“Unfortunately we are treating only the serious cases, and the mortality is very high,” said Tavares, who is one of the “many” medical professionals he knows to have been struck down by the disease in recent weeks. He recovered in late April after two weeks and immediately returned to work.

He said Manaus’ geographic isolation, surrounded by water and reliance on slow cargo boats, has exacerbated shortages of medical equipment and supplies. The fact that many doctors have gone months without wages meant hundreds had left the city in search of better working conditions elsewhere.

Indigenous communities face existential threat

Further upstream from Manaus, authorities have recorded COVID-19 cases in roughly two-thirds of the 62 administrative municipalities that make up the state of Amazonas. Outside Manaus, there are no intensive care facilities for a region that is almost four times the size of California, and advocates for the tens of thousands of indigenous residents say they face an existential threat from infection spread.

“It’s very difficult and very expensive to reach these remote areas,” said Victor Salviati, head of institutional development at the Amazonas Sustainable Foundation, which has for more than a decade supported sustainable development for roughly 40,000 people, in 600 indigenous groups, stretching across Brazil’s Amazon region. “You don't have the basic infrastructure to deal with, and to address this kind of pandemic that we are facing here in Brazil.”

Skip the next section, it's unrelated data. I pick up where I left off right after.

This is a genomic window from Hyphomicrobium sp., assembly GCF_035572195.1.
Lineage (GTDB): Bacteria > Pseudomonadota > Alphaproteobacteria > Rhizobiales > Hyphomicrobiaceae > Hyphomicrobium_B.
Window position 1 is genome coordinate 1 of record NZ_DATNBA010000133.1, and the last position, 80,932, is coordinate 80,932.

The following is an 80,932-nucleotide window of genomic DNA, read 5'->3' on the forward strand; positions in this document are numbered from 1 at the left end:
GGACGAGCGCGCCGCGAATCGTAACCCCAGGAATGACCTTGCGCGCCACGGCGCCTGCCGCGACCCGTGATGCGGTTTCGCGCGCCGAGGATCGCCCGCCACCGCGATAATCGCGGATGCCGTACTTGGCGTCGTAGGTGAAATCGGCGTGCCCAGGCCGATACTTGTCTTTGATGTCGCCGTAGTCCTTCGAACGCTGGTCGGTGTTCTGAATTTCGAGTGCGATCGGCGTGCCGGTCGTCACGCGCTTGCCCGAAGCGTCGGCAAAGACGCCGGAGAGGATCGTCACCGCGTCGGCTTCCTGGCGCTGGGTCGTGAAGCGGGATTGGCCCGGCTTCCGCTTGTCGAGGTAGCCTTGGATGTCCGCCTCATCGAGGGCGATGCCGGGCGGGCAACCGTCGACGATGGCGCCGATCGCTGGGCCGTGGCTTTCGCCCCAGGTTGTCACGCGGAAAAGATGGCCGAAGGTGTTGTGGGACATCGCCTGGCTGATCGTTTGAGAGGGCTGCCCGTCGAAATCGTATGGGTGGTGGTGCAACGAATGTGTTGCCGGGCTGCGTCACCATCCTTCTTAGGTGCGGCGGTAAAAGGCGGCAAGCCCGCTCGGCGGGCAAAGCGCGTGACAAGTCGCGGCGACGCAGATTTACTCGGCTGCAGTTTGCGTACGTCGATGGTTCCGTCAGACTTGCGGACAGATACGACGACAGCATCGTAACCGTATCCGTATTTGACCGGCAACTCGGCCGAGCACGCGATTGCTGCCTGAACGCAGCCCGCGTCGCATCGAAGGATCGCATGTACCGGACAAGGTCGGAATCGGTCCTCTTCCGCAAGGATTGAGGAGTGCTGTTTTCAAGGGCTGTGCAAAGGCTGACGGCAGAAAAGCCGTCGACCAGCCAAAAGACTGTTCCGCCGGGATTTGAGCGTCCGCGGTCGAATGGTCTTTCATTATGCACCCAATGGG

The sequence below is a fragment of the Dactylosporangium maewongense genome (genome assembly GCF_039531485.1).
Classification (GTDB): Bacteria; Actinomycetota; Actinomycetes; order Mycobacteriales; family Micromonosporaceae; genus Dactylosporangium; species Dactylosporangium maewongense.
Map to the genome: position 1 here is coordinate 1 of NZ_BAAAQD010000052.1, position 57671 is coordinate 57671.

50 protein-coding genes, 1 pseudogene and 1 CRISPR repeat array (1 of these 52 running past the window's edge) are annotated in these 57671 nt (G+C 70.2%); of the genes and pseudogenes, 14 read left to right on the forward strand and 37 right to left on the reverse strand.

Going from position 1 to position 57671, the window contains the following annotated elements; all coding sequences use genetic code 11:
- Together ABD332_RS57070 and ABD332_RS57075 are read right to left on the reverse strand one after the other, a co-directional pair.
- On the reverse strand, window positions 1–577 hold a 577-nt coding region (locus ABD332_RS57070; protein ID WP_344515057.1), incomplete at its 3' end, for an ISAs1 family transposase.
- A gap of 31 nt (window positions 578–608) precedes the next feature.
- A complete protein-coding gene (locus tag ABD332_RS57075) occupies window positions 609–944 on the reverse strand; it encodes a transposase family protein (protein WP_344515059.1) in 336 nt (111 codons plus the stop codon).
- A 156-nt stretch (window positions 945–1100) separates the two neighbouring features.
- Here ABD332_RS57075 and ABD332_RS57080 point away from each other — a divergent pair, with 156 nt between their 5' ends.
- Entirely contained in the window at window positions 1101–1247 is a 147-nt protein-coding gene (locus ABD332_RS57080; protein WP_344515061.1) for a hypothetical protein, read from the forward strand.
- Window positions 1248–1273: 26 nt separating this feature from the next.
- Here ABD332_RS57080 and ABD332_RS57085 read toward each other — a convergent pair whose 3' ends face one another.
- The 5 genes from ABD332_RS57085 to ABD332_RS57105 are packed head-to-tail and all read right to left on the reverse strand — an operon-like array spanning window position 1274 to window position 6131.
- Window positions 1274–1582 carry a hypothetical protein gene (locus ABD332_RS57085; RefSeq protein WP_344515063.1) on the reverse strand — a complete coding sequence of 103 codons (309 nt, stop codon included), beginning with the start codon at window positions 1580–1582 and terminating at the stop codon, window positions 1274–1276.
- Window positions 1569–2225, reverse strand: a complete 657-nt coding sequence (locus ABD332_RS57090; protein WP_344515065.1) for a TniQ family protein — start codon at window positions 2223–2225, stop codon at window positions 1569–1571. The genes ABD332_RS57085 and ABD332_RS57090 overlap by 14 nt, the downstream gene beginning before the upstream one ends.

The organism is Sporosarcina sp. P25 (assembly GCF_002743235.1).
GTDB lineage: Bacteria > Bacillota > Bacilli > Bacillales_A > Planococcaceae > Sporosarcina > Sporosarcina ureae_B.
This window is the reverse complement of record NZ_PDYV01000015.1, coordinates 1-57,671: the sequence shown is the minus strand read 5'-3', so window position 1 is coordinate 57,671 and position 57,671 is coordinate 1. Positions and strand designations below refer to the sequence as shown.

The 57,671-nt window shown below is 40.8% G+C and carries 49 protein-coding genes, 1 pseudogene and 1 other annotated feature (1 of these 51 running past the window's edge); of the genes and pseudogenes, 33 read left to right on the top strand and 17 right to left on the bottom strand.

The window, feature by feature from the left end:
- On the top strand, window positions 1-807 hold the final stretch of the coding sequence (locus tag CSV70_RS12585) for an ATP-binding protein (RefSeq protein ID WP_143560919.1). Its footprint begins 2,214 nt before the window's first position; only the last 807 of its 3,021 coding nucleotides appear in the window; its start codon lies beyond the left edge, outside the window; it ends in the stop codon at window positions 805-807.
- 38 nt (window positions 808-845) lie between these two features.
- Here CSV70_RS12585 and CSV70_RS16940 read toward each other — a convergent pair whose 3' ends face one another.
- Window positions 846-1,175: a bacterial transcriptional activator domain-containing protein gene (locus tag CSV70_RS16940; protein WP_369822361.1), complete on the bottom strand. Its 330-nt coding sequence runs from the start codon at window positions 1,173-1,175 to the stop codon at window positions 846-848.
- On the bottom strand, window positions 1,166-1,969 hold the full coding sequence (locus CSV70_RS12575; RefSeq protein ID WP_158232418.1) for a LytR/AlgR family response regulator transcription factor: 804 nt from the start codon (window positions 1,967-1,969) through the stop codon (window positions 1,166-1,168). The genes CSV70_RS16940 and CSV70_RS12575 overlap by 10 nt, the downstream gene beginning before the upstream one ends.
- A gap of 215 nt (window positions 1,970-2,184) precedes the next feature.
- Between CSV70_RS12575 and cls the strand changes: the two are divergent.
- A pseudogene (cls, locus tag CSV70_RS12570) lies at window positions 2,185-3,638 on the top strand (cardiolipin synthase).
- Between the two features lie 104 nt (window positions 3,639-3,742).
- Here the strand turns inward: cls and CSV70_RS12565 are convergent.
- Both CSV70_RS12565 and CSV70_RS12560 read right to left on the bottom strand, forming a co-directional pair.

“The indigenous population in Brazil are at particular vulnerability in light of COVID,” said Maria Laura Canineu, Human Rights Watch’s country director, after global celebrities including Brad Pitt, Oprah Winfrey and Madonna signed an open letter calling on Brazilian authorities to safeguard the region’s residents.

"Bolsonaro is a president that doesn't care about the indigenous people,” Canineu said. “But Brazil is made up of many other democratic institutions who are concerned about what's happening in the Amazon, what is happening with indigenous people." She said international pressure is necessary to make the different groups move forward.

“If COVID is spread in this indigenous community,” said Benzaken, who has worked for decades on HIV prevention in remote settlements and until last week sat on Manaus’ COVID crisis committee, ”it will be catastrophic.”